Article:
Every now and then you’ll come across something on the internet that catches your eye and you click and it completely resonates with you. It doesn’t matter where it is from or who said it but it is perfect. And it shows, despite the differences we all have, deep down the same things that drive us, that makes us WHO and what we are, are exactly the same.
Today I was scouring the news and was looking for one thing and found quite another. I saw a post from the Hindustan Times that quoted a Colonel Saurabh Singh Shekhawat from the Indian Army. I don’t normally read the Hindustan Times but was certainly glad I did today.
Colonel Shekhawat is the commander of the 21 Special Forces unit and also among the most decorated soldiers in India. And he was filmed in a very short clip as he spoke to and was filmed by another officer and talked about being in the military and what it means to act like a unit to the soldiers in it.
“… When I was commissioned and when I joined special forces, I was asked by my NCO, ‘What is your religion? What is your caste?’ I said, ‘Hindu Rajput’. He said, ‘Bloody chap, take a dip in that dirty water!’ So I went and took a dip. Then I realized I had said something wrong,” Col Shekhawat said in the video.
The colonel says, that he was asked the same question and his reply was a little different. “Then again he asked the same question and I replied, ‘Sir my religion is special forces and my caste is special forces’. He then told me that you are an officer and so your religion is the religion which is the religion of your boys … So, as an officer you are everything,” he says.
“If you apply this kind of template in the country, most of the problems will be solved … All the religions are there, all the classes and clans are together and still they are one unit,” he adds. The Colonel described that everyone in the army lives as a “pluralistic secular society.”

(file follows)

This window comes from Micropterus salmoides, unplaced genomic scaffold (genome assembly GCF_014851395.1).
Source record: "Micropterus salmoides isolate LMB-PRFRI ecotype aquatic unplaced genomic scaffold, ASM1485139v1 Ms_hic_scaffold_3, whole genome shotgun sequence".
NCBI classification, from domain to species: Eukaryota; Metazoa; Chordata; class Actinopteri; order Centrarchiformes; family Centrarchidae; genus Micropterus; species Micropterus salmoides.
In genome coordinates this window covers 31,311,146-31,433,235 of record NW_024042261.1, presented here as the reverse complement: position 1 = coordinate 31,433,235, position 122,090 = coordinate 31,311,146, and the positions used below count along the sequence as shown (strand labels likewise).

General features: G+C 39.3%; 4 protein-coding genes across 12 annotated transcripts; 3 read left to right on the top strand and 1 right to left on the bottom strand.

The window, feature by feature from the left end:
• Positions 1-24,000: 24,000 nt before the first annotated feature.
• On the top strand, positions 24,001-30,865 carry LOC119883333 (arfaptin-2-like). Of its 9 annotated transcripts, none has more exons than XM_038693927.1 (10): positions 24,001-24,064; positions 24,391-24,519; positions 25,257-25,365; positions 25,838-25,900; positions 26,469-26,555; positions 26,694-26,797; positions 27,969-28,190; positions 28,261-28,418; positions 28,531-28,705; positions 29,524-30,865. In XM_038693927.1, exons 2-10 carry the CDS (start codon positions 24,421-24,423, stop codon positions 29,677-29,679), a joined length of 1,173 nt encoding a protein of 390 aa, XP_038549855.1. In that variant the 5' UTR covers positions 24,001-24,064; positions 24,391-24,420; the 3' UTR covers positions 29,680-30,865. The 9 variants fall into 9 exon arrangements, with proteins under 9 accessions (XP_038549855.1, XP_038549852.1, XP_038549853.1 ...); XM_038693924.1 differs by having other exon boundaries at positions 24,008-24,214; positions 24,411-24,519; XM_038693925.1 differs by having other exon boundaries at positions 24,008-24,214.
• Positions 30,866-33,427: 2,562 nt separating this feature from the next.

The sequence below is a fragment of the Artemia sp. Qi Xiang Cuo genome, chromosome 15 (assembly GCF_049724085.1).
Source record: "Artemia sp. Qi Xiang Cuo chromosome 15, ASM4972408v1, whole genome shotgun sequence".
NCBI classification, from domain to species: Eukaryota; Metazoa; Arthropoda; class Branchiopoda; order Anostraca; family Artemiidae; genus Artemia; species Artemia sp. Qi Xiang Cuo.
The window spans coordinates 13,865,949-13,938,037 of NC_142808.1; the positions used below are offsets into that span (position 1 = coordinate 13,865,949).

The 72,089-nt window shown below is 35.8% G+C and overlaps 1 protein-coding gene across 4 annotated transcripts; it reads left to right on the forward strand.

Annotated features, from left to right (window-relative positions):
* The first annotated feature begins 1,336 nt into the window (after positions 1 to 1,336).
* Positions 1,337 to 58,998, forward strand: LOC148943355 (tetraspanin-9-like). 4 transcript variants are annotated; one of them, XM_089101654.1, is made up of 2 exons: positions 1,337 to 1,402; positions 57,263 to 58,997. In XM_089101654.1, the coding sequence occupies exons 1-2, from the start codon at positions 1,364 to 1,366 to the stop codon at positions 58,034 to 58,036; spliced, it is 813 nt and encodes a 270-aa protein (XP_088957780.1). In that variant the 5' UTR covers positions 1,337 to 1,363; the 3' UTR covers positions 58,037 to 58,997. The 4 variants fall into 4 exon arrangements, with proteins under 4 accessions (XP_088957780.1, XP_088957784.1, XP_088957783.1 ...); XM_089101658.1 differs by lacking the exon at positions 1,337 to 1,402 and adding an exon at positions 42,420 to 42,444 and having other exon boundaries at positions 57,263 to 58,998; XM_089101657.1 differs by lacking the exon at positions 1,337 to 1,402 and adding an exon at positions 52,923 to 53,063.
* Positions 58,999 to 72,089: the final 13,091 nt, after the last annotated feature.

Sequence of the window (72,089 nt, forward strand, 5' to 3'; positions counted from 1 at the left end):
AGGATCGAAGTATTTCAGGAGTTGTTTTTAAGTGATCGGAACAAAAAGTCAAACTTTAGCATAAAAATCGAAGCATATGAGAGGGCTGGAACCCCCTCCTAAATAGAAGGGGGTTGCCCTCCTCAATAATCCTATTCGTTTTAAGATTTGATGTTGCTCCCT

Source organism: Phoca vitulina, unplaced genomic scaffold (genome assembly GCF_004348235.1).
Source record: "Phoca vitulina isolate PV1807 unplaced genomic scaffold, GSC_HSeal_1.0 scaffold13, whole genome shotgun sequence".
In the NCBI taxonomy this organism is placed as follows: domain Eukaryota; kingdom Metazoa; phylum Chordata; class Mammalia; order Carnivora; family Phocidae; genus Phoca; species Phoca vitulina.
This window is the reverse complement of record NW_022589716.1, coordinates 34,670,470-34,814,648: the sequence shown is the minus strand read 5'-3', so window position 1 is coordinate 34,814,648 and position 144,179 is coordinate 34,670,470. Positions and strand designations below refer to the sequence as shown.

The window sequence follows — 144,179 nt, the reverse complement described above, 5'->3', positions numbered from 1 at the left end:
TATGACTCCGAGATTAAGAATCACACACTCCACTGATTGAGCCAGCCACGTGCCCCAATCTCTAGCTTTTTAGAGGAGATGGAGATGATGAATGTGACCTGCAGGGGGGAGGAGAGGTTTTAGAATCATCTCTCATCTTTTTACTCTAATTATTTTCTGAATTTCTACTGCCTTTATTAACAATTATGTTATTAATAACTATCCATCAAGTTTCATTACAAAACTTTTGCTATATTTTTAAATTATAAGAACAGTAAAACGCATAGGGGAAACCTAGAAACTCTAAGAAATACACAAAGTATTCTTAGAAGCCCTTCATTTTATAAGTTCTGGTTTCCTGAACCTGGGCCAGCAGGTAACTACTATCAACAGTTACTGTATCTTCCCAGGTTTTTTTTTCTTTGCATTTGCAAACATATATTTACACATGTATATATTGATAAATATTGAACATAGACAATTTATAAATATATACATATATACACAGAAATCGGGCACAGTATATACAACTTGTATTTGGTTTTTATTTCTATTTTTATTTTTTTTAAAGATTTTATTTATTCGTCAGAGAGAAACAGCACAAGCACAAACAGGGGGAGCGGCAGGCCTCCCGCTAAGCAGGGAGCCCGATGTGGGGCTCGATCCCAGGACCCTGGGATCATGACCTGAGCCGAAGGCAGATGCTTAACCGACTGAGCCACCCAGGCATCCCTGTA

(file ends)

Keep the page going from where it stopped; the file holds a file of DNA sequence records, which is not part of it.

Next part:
We here in the U.S. share much of what Colonel Shekhawat had to say. Those same things, maybe worded a bit differently but essentially the same thing could easily be said at Ft. Bragg, Ft. Benning, Camp Lejeune, at Coronado or at Eglin. His comments about a pluralistic secular society, fit the very tenets of what makes the United States.
What is Secular Pluralism? Secular Pluralism can be defined as a system which is not under the control of any religion or singular belief system, nor does it give precedence to any religion.
Secular Pluralism has been at the forefront of our culture ever since the founding fathers placed the phrase “E Pluribus Unum” as a motto found on the Great Seal of the United States. They also placed the words on the one dollar bill and on all U. S. coins.
The meaning of this Latin phrase is “Out of Many, One.” Originally it was thought to represent out of many colonies emerged one great nation. However, in our contemporary times, we now believe that out of many has come to mean: peoples, races, and ancestries which have consequently emerged a single people and a great nation, typically referred to as the great melting pot of the United States.
That is a great metaphor for the military and a perfect one for Special Forces. In Special Forces, no one cares what your background was, who your father was or what religion you do or don’t believe in. We’re united by a purpose. We train and fight for one another. Our bond is as strong and many times even stronger than the family bonds that we were raised in.
Our teams are as varied as can be. When I look back at some of the guys I had the pleasure and privilege of serving with, we came from completely different backgrounds. Tex-Mex guys with Cowboy hats, Southern boys who grew up hunting and fishing, Spanish guys from Puerto Rico, guys from the West Coast, cool surfer dudes and laid back guys from the Northwest and of course an abnormally large amount of guys from NYC and Boston. Everyone spoke with a different accent but we all spoke a common language, Special Forces.
Religions? Some were Southern Baptists, Catholics, Protestants, Jews, Muslims, a Buddhist with an atheist or two thrown in for good measure. It didn’t matter, we were a family. And like a family, we’d fight at times like cats and dogs, but we always had each other’s back.
It is a great teaching point for the young troops wanting to become Special Forces and are actively aspiring to be that one day. As a Special Forces soldier, you’ll be tasked to work with every kind of foreign allied soldier that you can shake a stick at. You’ll live with them, eat with them, train them, lead them into combat, fight with them and sadly in some cases, you’ll die with them.
But before you will have the privilege to do that, you’ll have to prove yourself worthy in the Regiment. And we are the greatest “pluralistic secular society” that you’ll find in anyone’s military anywhere. So, for the aspiring Special Forces candidates… are you ready for the challenge?
“What is YOUR religion?
Photo Courtesy: US Army